March 3, 2005
Brazil Lawmakers Legalize Stem Cell Research
BRASILIA, Brazil (AP) -- As Brazilians in wheelchairs cheered, legislators voted to legalize stem cell research using human embryos - offering hope of one day finding treatments for ailments such as diabetes, Parkinson's disease and spinal cord injuries.
Reversing an earlier decision, the lower house of Congress voted 352 to 60 late Wednesday to permit research with embryos resulting from in-vitro fertilization and frozen for at least three years.
The bill now goes to President Luiz Inacio Lula da Silva, who is expected to sign it into law.
Scientists and patients hailed the vote as a breakthrough.
"It's the regenerative era," Dr. Paulo Niemeyer, a renowned neurosurgeon, said Thursday in a televised interview. "Will this work? I don't know. But it's new, and this is our great hope."
Brazilians in wheelchairs also gathered in Congress to urge legislators to pass the bill. Many wore T-shirts that said, in Portuguese: "Stem cells - Hope."
"We've waited for this for a long time, and only now were we able to change their minds," Carolina Sanches, who has a neuromuscular disease and uses a wheelchair, told the Rio de Janeiro daily O Globo.
Legislators upheld a ban on the cloning of embryonic stem cells for therapeutic use, as well as on human cloning. But Brazil has a stock of some 20,000 frozen embryos from fertility clinics, enough for five years of research, Sen. Osmar Dias said.
Brazil's Roman Catholic Church lamented the decision as a violation of the sanctity of human life. About 70 percent of Brazil's 183 million people are Catholic.
"It's a day for us to weep, because it opens the gates to offend human dignity," said Cardinal Geraldo Majella, president of the Brazilian Bishops' Conference. "It's a sad day, not only for the church, but for mankind. Today we open the door to kill embryos - what will pass tomorrow?"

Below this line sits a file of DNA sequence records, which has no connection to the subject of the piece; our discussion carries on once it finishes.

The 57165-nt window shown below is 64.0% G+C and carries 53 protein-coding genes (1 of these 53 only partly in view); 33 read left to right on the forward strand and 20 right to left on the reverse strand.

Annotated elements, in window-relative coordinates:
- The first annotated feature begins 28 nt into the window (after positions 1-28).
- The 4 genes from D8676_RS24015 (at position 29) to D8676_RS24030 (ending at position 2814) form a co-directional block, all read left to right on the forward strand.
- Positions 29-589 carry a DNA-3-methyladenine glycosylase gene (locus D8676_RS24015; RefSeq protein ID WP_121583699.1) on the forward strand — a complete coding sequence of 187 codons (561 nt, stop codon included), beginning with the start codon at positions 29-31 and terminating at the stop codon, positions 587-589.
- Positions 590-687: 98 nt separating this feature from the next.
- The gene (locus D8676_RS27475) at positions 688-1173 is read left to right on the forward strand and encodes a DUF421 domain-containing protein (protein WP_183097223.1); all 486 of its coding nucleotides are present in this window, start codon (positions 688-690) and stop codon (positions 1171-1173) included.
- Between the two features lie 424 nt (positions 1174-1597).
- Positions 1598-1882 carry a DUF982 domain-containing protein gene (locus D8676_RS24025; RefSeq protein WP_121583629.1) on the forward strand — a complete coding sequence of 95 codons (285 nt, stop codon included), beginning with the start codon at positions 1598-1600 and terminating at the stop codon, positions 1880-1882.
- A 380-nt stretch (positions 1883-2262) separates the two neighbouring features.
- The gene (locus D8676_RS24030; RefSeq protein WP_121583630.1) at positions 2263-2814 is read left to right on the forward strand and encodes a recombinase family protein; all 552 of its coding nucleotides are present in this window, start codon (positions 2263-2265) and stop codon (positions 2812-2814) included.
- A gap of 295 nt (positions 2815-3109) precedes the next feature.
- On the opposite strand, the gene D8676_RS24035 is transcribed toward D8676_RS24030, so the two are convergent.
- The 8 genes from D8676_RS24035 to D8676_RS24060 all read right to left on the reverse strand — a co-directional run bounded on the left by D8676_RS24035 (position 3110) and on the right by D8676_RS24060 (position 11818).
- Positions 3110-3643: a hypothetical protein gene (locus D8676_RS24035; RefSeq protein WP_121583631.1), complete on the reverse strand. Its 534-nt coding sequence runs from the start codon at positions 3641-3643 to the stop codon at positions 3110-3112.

Government figures show that some 10 million Brazilians have diabetes and 14.5 million have serious disabilities that may benefit from stem cell research.
Stem cells are found in bone marrow, the umbilical cord and in embryos. The embryonic cells are more flexible and can reproduce any tissue with little risk of rejection, said Mayana Zatz, coordinator of the Center of Human Genome Studies at the University of Sao Paulo.
"Not for me, but for children 2 or 3 years old, who will die from muscular dystrophy" or other diseases, said neurologist Izabel Maior of the government's Human Rights Office, who uses a wheelchair since a car accident 22 years ago.
"It won't be today or tomorrow, but maybe in a decade those children won't die," she said. "That's what matters: saving lives."
Stem cell research is part of a vast biosecurity bill, which also created a framework to legalize biotech seed sales. Environmentalists had fought the bill, which could allow U.S.-based biotechnology giant Monsanto Co. (MON) to sell genetically modified soy seeds in Brazil, the world's No. 2 soy producer after the United States.